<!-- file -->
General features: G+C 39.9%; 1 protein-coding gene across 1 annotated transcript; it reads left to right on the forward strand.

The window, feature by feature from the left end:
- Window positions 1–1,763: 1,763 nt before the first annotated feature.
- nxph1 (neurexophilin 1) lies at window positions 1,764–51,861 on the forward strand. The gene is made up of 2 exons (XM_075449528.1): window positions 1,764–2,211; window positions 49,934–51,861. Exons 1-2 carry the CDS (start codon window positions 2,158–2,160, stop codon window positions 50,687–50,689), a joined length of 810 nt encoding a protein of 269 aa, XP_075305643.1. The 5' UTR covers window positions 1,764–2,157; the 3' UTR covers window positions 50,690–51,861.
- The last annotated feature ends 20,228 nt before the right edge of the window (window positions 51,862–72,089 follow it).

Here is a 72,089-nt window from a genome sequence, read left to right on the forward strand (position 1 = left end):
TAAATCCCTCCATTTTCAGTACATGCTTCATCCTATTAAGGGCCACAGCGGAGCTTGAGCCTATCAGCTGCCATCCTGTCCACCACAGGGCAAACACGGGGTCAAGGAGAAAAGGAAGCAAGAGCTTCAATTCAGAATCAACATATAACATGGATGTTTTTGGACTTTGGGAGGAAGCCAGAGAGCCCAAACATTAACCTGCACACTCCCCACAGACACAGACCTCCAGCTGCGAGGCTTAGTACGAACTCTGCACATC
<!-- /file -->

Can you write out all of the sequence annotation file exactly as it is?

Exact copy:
General features: G+C 39.9%; 1 protein-coding gene across 1 annotated transcript; it reads left to right on the forward strand.

The window, feature by feature from the left end:
- Window positions 1–1,763: 1,763 nt before the first annotated feature.
- nxph1 (neurexophilin 1) lies at window positions 1,764–51,861 on the forward strand. The gene is made up of 2 exons (XM_075449528.1): window positions 1,764–2,211; window positions 49,934–51,861. Exons 1-2 carry the CDS (start codon window positions 2,158–2,160, stop codon window positions 50,687–50,689), a joined length of 810 nt encoding a protein of 269 aa, XP_075305643.1. The 5' UTR covers window positions 1,764–2,157; the 3' UTR covers window positions 50,690–51,861.
- The last annotated feature ends 20,228 nt before the right edge of the window (window positions 51,862–72,089 follow it).

Here is a 72,089-nt window from a genome sequence, read left to right on the forward strand (position 1 = left end):
TAAATCCCTCCATTTTCAGTACATGCTTCATCCTATTAAGGGCCACAGCGGAGCTTGAGCCTATCAGCTGCCATCCTGTCCACCACAGGGCAAACACGGGGTCAAGGAGAAAAGGAAGCAAGAGCTTCAATTCAGAATCAACATATAACATGGATGTTTTTGGACTTTGGGAGGAAGCCAGAGAGCCCAAACATTAACCTGCACACTCCCCACAGACACAGACCTCCAGCTGCGAGGCTTAGTACGAACTCTGCACATC